It is interesting to speculate on whether Vladimir Putin would have held back from invading Ukraine with a different U.S. president.
The United States has always been a bulwark against Russian aggression going back to the Cold War. But in modern times, the various presidential administrations have attempted to live and let live with Russia, although the U.S. did respond to Russian aggression in Georgia and Crimea. Some American presidents in the 21st century have tried to improve relations with Russia, whether that meant “getting a sense of Putin’s soul” during the George W. Bush administration or hitting the “reset” button on Russian diplomacy during the Barack Obama administration.
Trump and Russia
The Donald Trump White House was different.
There was little judgment on Russia’s human rights record or calls to promote democracy in Russia from 2016 to 2021. Accusations of Russian collusion during the 2016 election dogged Trump throughout his tenure. But Trump was not usually judgmental of Russian internal affairs and did not interfere in questions of sovereignty.
That’s not what the majority of Americans believe if you take into consideration one poll having to do with Trump and the invasion of Ukraine. ixty-two percent of Americans, according to a Harvard Center for American Political Studies (CAPS)-Harris poll taken at the beginning of the war, believed that Russia would not have invaded Ukraine if Trump were still president.
This logic likely had to do with perceptions that President Joe Biden is weak. This perception was most widely shared after the chaotic withdrawal of the United States from Afghanistan in the summer of 2021.
Trump’s son-in-law Jared Kushner has said that Putin would have foregone an invasion had Trump won his 2020 re-election campaign. In August, Kushner said in an interview with radio host Hugh Hewitt that Trump had “no problems” with Russia during his presidency. In an interview with Newsmax, Kushner also said there’s a “zero percent” chance there would be a war in Ukraine if Trump were still president.
Others Think That Biden Exhibited Stronger Leadership
Creel thinks Biden made a strong gesture in support of Ukraine’s membership in NATO, while Trump did not care about Ukraine joining the alliance. It was Biden who was the strong one, and Trump the weaker president when it came to Ukraine support, Creel wrote.
Russia also preferred Trump over Hillary Clinton and Biden. Russian Foreign Minister Sergey Lavrov had a jovial reception at the White House in 2017 during the Trump era, and members of Russia’s parliament were pleasantly surprised and clapped their hands after learning of Trump’s win over Clinton in 2016.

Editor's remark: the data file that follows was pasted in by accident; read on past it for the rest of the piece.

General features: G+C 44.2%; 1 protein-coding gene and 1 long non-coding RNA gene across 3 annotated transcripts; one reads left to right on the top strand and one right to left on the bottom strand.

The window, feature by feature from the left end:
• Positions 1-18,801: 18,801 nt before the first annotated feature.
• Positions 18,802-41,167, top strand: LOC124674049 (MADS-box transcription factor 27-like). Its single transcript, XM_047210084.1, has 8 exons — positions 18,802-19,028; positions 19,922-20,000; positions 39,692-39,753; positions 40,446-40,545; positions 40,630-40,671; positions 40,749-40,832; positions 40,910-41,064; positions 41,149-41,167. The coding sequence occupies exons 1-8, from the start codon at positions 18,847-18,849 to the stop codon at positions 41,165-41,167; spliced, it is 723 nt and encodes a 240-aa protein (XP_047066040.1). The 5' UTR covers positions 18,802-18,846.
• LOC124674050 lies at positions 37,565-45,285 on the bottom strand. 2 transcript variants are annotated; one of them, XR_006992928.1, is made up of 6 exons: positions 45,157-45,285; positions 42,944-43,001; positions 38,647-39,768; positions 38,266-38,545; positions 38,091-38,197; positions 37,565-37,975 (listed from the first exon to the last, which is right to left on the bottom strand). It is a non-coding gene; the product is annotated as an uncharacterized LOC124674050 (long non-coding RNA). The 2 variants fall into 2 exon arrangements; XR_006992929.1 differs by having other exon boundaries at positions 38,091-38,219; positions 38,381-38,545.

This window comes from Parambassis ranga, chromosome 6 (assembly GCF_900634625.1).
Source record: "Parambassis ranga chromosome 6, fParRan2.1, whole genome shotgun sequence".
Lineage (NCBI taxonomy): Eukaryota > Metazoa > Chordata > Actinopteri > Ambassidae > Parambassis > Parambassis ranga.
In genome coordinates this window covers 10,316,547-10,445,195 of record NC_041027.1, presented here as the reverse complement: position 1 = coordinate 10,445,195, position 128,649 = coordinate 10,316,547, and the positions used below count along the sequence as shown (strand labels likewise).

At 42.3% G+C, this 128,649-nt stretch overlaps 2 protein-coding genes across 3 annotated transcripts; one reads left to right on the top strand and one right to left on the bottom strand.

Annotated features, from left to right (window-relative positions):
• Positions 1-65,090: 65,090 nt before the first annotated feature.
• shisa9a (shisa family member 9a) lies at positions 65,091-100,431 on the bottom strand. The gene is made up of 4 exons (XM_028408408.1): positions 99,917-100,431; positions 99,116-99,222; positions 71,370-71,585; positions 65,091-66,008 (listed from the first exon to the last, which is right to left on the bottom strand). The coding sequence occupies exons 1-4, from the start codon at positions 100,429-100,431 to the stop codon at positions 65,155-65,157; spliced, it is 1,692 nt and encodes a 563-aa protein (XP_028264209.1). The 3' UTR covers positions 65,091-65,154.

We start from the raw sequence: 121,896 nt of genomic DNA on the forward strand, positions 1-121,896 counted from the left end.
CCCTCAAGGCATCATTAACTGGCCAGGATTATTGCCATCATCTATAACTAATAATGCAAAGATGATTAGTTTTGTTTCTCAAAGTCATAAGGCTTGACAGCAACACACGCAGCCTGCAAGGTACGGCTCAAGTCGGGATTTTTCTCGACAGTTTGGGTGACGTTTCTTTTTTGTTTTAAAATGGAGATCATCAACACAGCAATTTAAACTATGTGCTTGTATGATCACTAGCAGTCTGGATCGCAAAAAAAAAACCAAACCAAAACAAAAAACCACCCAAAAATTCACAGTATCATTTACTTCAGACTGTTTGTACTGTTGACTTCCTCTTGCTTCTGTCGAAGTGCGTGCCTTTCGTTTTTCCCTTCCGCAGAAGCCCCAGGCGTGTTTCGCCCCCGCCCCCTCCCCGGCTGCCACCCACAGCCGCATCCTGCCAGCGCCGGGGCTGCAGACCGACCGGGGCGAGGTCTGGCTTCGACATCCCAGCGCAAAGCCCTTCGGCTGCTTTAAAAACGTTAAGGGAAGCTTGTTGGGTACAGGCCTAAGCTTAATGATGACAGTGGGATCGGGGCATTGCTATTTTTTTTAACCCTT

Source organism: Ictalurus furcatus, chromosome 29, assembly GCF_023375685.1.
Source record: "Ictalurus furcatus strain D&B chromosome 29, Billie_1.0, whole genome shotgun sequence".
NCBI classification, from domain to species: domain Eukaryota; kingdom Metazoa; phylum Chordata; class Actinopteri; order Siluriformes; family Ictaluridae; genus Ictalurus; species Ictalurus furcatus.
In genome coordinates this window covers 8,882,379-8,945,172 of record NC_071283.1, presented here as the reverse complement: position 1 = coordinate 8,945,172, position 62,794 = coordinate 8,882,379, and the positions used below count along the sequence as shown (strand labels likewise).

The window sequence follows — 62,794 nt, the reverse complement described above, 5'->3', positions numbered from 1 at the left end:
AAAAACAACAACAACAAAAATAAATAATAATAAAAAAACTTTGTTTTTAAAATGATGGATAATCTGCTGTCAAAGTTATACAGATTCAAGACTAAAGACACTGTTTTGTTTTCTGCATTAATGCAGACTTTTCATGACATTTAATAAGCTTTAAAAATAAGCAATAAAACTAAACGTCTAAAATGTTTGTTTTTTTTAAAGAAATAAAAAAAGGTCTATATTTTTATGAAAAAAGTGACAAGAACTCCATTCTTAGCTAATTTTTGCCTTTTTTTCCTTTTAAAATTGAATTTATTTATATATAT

Biden has remained steadfast against Russia, according to some observers such as Associate Professor Jessica Pisano at the New School for Social Research. Pisano believes that it was Biden who was resolute in his support of NATO and stood up to Putin when it came to Moscow’s territorial ambitions. Pisano points out Biden’s decision to share intelligence with Ukraine during the run-up to the invasion allowed the Ukrainians to better prepare for war.
It seems that beliefs about which president was “tougher” break down by party and according to overall support of either Trump or Biden. In the poll cited above, Republicans were more likely to believe that Trump would have stopped the Russian invasion, and Democrats thought that Trump would have no effect on the outcome.
Trump: Putin Stroke of ‘Genius’
Trump described Putin with the words “smart,” “genius,” and “savvy” when the invasion first began. Trump also fanned the flames of Biden’s perceived weakness in an interview with Fox News early in the war. “[Putin] was going to be satisfied with a piece and now he sees the weakness and the incompetence and the stupidity of this administration,” Trump said.
So, it comes down to politics and party membership. Those who support Trump believe that Putin would not have invaded if the real estate executive had remained president. And those who are more in favor of Biden give Trump zero credit when it comes to a Russian policy that could have prevented the war.
Putin himself, though he preferred Trump to Biden and Clinton, was more driven by his yearning to restore the Soviet empire. Putin does not think Ukraine is a real country, and that its territory rightly belongs to Russia in the first place. Thus, territorial ambitions drove him.
Who sat in the White House at any given time did not matter. Republicans and Democrats in the United States are free to fashion their own theories about whether Trump could have stopped the war. The Kremlin could not care less.
Expert Biography: Serving as 19FortyFive’s Defense and National Security Editor, Dr. Brent M. Eastwood is the author of Humans, Machines, and Data: Future Trends in Warfare. He is an Emerging Threats expert and former U.S. Army Infantry officer. You can follow him on Twitter @BMEastwood. He holds a Ph.D. in Political Science and Foreign Policy/ International Relations.